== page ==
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State prisons fail to meet basic custodial standards for imprisoned men and women


In a 600-page opinion Issued last Monday, a federal judge gave the Alabama Department of Corrections until 2025 to increase correctional officer hiring, noting inadequate security checks, insufficient time outside of cells for inmates, and an alarming number of prisoner suicides .


U.S. District Judge Myron Thompson wrote in his opinion that in the four years since his 2017 ruling, in which he found Alabama prisons were in violation of constitutional protections against cruel and unusual punishment for those with mental illnesses, at least 27 more men have died by suicide in Alabama prisons.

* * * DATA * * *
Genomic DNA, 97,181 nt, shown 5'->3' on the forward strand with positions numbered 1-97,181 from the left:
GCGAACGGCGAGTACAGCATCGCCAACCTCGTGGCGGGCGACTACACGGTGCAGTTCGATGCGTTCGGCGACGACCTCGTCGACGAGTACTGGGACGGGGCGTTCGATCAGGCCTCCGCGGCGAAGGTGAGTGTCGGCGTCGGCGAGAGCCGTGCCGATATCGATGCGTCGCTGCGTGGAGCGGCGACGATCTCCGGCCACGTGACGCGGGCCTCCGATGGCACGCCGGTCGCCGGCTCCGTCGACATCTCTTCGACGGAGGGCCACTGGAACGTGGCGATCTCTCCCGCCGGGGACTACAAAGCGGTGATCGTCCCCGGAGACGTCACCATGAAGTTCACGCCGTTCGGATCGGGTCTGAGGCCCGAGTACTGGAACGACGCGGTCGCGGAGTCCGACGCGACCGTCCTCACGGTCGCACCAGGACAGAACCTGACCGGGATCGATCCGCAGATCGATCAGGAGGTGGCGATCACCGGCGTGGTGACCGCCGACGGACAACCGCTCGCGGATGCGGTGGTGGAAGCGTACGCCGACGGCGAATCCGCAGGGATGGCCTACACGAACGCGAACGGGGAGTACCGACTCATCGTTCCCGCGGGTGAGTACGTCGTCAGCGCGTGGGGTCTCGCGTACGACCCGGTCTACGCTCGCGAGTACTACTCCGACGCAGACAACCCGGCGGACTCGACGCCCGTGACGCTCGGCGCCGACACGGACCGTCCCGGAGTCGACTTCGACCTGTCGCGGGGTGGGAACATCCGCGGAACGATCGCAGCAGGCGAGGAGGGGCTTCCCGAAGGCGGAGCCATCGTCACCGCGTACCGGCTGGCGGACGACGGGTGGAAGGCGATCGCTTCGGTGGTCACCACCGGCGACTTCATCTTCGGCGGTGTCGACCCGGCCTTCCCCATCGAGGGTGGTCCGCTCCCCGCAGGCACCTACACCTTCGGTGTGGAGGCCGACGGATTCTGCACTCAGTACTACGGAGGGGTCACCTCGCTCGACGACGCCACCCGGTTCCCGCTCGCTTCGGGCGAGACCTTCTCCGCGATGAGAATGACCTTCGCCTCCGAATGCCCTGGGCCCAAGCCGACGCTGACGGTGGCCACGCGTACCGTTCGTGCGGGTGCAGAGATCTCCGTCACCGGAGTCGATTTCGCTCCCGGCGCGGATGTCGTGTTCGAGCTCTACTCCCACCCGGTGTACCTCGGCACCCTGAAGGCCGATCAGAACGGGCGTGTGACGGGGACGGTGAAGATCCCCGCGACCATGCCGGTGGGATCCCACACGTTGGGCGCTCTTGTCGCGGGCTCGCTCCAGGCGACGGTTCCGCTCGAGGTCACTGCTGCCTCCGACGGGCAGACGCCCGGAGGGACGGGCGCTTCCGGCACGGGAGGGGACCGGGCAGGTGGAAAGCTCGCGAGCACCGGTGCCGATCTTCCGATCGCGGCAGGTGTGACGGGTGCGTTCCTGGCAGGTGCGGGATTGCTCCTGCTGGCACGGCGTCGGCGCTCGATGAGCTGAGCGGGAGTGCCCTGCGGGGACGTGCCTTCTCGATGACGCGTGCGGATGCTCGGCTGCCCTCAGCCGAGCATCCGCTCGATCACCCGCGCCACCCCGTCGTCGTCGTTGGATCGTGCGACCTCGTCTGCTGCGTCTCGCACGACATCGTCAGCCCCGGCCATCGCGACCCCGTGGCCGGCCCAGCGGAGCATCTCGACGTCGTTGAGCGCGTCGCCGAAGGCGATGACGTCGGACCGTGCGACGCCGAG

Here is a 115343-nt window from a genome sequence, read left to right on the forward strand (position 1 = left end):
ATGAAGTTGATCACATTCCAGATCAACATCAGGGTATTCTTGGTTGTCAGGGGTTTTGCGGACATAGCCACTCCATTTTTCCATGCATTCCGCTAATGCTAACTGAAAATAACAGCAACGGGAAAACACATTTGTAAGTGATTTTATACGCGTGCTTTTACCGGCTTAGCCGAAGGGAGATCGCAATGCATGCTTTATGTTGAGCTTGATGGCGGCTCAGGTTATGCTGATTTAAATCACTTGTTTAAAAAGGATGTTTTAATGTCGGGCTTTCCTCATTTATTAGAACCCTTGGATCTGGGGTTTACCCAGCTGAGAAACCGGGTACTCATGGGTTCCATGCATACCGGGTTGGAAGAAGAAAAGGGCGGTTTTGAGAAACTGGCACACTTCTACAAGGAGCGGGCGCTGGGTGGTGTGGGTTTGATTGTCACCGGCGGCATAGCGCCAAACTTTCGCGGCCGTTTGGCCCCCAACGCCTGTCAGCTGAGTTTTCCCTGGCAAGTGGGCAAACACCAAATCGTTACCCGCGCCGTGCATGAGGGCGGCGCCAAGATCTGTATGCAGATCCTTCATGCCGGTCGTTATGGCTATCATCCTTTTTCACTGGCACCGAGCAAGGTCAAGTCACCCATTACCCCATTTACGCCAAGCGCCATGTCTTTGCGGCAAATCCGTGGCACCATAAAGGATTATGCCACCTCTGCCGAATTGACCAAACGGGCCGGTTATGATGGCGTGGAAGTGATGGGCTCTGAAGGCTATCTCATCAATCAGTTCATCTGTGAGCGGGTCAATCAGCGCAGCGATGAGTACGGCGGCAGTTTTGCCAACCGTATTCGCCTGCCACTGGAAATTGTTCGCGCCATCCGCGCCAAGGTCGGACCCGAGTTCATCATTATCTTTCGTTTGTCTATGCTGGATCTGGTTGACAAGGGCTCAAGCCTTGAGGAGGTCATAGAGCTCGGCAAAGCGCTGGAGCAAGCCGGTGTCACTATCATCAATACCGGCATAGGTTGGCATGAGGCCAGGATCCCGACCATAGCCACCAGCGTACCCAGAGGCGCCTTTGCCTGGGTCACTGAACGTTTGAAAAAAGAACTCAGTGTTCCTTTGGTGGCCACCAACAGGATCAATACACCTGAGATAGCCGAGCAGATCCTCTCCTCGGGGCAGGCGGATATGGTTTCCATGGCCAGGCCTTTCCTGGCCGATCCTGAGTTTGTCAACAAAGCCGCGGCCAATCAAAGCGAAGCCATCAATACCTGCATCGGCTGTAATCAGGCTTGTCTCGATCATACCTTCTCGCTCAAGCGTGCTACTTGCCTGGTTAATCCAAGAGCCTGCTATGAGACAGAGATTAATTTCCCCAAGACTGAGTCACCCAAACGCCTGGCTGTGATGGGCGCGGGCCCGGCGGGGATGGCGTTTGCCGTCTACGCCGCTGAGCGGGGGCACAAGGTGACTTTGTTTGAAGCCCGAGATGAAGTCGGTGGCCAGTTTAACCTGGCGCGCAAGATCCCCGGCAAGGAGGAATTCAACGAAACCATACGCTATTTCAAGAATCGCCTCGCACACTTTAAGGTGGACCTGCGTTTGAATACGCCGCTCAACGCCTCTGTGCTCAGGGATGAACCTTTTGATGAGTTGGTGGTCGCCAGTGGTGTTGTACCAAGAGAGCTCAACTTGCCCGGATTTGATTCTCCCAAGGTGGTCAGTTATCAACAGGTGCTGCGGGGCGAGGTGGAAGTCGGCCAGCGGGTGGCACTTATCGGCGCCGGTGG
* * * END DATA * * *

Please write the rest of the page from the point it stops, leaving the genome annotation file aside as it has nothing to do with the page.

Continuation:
“The common thread among these tragedies is ADOC’s lack of correctional staff,” the opinion reads, noting that in the four years since the court issued its previous opinion the staffing shortages remain “nearly unchanged…”


Thompson's argument states that because of inadequate prison staffing incarcerated men in Alabama are left to fend for themselves “in the culture of violence, easy access to drugs, and extortion that has taken root in ADOC facilities in the absence of an adequate security presence.”


According to Judge Thompson, the ADOC has failed to adequately conduct mental health screenings for incoming prisoners, and even when mental health needs were properly identified “referrals for additional follow-up were routinely ignored, leaving inmates without the treatment they needed.”